Yesterday’s worship from Bethel UCC in White Salmon, Washington, where our daughter Laura is the pastor, concluded with the video, “The U.K. Blessing.” The recording features singers from a host of churches across the United Kingdom, and reflects the diversity of those predominantly evangelical congregations. The original song comes from Elevation Worship, the worship band of Elevation Church in Charlotte, N.C.
The lyrics begin with the familiar Aaronic blessing (“The Lord bless you and keep you, and make his face to shine upon you”) from Numbers 6: 22, and then work in references to additional texts from Exodus 20:6, Deuteronomy 7:9 and Ps. 103: 17 -18.
During the COVID pandemic people have come together to produce their own versions of “The Blessing” to send out to the people in their place. So there is “The Hawaiian Blessing,” “The Toronto Blessing,” “The Australian Blessing,” “The Irish Blessing,” and many more, I imagine. The beauty and power of these recordings is enhanced by the variety of people coming together to extend God’s blessing to their neighbors in the hard and anxious times. The “U.K. Blessing” was the first of these I heard, sometime last spring.
I note a couple of things about “The Blessing.” One is that the focus in on God. God is the subject of the verbs. “God bless you and keep you. . .” “May his favor be upon you to a thousand generations . . .” “May his presence go before you . . ” “He is for you . . . he is for you.” God is the focus and this God is active, doing something in people’s lives and in the world.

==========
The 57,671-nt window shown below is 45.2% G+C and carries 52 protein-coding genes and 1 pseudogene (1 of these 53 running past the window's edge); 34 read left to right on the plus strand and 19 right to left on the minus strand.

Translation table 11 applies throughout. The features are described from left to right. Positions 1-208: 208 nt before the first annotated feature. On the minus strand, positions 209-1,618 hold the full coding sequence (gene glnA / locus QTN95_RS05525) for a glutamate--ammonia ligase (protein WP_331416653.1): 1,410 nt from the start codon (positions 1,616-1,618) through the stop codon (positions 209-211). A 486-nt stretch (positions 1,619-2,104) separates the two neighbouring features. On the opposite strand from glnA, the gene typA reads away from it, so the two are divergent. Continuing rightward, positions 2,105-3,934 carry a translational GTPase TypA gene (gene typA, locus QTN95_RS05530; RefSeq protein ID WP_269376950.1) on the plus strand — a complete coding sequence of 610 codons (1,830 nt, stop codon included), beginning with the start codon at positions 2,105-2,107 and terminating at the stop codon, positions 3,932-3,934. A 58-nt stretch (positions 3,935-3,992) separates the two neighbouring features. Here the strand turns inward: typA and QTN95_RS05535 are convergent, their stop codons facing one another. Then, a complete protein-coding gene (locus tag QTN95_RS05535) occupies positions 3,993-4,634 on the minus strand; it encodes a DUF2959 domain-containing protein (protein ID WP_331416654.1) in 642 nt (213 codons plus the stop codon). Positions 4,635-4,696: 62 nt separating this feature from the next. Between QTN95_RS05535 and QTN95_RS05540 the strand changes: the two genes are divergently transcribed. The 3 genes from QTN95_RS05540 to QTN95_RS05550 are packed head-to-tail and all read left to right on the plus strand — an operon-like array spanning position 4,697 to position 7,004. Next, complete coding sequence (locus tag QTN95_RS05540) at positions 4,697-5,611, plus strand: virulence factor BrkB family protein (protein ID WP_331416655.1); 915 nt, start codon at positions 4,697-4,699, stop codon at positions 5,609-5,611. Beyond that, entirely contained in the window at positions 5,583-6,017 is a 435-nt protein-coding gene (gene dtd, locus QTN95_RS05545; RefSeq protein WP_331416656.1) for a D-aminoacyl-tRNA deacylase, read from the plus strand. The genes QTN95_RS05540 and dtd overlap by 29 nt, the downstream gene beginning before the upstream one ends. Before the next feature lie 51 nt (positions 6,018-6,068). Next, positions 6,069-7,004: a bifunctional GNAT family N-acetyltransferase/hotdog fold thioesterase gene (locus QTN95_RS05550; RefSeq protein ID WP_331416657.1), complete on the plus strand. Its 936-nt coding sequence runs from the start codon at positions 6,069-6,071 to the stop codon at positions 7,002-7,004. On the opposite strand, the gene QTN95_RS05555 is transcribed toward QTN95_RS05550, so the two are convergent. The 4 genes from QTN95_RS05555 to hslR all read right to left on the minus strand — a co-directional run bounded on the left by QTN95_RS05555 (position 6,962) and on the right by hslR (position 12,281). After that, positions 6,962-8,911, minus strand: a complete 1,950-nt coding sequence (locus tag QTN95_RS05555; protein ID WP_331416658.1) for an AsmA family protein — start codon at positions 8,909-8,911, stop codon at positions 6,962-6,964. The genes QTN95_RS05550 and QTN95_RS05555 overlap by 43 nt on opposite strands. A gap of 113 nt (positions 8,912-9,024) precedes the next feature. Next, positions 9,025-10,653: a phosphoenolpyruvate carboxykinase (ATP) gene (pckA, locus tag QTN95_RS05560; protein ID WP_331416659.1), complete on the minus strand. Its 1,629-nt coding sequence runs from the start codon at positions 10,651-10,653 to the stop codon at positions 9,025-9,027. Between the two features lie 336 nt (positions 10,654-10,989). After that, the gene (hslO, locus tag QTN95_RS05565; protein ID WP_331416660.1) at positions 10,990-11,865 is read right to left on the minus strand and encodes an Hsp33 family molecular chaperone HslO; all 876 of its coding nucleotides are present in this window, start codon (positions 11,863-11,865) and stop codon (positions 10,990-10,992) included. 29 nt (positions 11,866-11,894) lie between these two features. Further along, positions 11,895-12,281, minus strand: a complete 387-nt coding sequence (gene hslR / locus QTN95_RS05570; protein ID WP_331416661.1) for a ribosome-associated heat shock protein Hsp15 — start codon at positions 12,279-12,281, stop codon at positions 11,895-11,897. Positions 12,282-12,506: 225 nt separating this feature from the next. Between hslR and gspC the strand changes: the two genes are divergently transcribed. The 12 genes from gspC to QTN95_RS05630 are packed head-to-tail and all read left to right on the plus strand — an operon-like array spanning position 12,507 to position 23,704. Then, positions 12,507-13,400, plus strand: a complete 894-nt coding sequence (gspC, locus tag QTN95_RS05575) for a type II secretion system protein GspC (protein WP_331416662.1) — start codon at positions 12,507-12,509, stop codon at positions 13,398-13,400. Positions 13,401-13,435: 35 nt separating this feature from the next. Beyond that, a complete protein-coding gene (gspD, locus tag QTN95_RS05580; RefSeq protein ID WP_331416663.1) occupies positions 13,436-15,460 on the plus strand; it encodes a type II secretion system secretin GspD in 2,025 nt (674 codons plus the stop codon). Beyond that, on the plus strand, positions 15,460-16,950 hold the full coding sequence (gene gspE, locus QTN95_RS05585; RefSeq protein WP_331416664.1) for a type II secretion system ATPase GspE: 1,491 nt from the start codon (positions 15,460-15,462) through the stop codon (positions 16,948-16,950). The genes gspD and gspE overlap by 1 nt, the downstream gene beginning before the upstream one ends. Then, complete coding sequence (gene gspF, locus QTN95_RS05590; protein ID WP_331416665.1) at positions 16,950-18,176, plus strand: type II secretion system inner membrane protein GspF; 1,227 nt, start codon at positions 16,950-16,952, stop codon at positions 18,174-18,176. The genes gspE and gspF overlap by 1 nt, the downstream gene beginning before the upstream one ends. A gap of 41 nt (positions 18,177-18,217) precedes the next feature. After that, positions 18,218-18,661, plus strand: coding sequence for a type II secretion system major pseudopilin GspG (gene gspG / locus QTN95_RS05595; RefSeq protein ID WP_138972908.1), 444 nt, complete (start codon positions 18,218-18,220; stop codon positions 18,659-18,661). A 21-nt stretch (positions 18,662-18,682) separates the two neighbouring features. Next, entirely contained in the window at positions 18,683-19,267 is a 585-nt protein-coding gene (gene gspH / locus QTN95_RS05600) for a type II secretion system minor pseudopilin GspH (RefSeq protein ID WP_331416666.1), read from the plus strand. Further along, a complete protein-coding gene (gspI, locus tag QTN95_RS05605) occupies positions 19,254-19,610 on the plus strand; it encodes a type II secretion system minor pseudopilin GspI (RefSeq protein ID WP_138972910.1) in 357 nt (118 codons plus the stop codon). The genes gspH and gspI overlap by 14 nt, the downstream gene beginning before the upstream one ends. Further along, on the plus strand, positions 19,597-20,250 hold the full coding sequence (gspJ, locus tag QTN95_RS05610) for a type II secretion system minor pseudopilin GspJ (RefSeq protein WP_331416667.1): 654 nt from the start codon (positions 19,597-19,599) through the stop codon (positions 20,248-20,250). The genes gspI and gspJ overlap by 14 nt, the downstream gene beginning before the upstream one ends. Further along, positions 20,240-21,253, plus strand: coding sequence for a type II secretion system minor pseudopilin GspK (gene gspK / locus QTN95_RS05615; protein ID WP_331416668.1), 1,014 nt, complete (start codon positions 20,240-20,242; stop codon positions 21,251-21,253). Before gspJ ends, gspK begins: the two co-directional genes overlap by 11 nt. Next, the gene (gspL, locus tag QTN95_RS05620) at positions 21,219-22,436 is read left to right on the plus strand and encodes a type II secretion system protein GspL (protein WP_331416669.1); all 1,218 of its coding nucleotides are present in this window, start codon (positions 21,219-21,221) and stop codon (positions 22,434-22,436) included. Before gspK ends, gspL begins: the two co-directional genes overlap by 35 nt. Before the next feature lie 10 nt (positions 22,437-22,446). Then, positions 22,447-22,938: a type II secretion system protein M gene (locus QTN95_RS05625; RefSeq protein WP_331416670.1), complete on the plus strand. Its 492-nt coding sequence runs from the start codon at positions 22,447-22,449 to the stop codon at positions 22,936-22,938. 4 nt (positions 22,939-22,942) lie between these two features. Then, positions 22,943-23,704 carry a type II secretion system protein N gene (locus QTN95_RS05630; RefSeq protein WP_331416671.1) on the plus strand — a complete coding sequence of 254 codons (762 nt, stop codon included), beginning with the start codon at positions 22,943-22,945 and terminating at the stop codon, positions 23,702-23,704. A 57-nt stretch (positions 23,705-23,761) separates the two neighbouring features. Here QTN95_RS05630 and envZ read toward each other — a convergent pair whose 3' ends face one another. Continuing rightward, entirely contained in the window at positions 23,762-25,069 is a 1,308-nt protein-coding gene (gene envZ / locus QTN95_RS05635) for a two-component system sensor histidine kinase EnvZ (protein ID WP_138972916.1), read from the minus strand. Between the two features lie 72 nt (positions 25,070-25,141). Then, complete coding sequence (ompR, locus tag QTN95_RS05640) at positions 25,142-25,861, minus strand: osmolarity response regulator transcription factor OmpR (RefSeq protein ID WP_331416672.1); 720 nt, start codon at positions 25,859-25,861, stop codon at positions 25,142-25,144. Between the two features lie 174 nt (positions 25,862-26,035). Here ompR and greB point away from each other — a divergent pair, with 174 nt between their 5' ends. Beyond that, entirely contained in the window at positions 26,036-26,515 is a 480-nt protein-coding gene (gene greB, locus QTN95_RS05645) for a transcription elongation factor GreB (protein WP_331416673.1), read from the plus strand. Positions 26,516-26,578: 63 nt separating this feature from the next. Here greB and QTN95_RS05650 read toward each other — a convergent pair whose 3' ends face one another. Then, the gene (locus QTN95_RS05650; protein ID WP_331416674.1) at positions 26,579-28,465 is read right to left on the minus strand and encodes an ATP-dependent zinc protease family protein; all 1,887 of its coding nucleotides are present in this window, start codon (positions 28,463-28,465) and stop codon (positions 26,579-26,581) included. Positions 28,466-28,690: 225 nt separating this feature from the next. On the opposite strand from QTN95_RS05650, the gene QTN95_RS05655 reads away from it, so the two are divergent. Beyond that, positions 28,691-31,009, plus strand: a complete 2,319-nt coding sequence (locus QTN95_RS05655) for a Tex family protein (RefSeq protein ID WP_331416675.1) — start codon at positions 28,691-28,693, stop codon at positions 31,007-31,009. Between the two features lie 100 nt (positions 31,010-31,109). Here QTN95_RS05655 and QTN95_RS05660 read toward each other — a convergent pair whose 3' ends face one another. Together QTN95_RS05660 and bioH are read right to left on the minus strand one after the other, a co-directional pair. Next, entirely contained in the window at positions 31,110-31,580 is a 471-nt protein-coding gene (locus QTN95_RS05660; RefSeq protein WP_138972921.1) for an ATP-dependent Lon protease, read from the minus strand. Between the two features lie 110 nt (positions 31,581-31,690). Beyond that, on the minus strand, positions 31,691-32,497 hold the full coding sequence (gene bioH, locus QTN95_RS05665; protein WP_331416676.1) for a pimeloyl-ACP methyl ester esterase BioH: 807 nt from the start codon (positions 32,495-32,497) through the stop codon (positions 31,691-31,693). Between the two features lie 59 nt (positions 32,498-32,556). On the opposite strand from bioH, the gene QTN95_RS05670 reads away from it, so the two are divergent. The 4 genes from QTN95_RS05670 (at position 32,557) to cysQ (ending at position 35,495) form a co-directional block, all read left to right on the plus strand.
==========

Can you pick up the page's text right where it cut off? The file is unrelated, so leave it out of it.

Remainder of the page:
Generally speaking, in the mainline or liberal Protestant churches the focus tends to be more on us. We are called to do this or that, to seek a world characterized by peace and justice. The emphasis is on our being more moral or loving or just. It’s not that there’s anything wrong with this per se. There may be a lot right with it. But the hope, there, tends to fall more on us than on a God who is both amazing and surprising.
This difference explains why worship in the evangelical and historic black churches has more energy — energy derived from the power of a living God. What energy is derived from exhortation tends to be short-lived. Moreover, it often relies on an us-them contrast between the enlightened and the unenlightened, or the righteous and unrighteous. Or to put it in another way “religion” tends to be about what we should do, while “faith” tends to be about what God has done and is doing.
The other thing I notice in watching these various recordings of “The Blessing” is that those singing are really proclaiming their faith. While their performances are beautiful, they aren’t really performances of a piece of music with the emphasis on artistic ability or excellence in performance. Often, in my experience, in churches in the mainline tradition musicians and congregations place more emphasis on artistic ability and performance than on communicating faith and faith’s power.
Whether the emphasis falls on a living God and God’s action or on us and our actions is not, in the end, an either/ or but a both/ and. Nevertheless, it matters where the emphasis falls and what the starting point is. I find this aphorism helpful — “Salvation is all about grace (that is God’s doing); ethics ( that is our doing) is all about gratitude.” The first word is about God’s grace, forgiveness, mercy, liberation, reconciliation and new creation. The second word is about our faithful and bold response to what God has done.
The power of “The Blessing” comes from its emphasis on a powerful, loving, insistent, relentless and faithful God. And that is the good news.